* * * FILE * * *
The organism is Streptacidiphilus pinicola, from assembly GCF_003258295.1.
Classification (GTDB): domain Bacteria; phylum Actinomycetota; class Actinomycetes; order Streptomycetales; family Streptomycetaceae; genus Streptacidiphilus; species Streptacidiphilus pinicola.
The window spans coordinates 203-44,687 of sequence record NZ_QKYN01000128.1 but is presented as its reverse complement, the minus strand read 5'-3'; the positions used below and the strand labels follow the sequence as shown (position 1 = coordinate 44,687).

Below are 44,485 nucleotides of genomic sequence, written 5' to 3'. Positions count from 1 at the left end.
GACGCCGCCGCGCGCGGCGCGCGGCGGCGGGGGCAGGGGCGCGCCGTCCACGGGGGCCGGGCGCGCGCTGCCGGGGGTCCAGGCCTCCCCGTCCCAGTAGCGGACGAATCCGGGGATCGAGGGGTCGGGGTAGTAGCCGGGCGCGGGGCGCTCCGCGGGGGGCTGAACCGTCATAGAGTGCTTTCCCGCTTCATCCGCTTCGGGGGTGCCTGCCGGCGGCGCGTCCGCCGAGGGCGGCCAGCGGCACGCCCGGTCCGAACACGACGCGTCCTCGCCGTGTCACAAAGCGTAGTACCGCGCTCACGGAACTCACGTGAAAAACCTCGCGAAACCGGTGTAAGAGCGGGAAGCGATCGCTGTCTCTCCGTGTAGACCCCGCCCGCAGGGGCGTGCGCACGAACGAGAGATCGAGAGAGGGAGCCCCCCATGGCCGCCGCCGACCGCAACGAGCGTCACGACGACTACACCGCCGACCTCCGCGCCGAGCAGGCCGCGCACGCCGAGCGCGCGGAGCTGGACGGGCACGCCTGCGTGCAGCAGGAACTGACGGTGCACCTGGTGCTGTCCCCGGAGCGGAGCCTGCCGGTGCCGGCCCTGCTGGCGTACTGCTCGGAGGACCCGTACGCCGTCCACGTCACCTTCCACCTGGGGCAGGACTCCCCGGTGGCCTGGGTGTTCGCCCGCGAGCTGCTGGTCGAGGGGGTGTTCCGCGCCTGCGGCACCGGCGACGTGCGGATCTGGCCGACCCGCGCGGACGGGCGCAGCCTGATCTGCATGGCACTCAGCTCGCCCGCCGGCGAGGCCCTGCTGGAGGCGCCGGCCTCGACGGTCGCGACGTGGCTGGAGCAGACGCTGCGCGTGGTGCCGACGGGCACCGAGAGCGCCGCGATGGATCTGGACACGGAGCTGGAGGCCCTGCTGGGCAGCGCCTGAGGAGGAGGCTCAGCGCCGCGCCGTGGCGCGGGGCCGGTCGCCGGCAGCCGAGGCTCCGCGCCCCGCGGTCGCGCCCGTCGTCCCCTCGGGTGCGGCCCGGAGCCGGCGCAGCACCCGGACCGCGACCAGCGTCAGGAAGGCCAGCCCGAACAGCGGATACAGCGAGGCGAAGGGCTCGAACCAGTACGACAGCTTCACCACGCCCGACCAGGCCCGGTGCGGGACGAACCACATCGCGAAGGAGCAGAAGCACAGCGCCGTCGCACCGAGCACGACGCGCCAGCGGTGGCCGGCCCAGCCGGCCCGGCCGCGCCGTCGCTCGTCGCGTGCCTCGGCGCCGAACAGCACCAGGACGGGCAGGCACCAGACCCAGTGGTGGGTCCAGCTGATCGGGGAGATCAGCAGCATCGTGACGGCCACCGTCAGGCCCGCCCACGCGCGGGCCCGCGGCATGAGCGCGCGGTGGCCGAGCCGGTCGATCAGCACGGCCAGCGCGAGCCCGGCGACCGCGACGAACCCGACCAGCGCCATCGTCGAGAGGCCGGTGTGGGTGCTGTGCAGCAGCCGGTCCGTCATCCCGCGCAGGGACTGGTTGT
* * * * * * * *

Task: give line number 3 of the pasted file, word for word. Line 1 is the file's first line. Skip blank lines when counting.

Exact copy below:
The window spans coordinates 203-44,687 of sequence record NZ_QKYN01000128.1 but is presented as its reverse complement, the minus strand read 5'-3'; the positions used below and the strand labels follow the sequence as shown (position 1 = coordinate 44,687).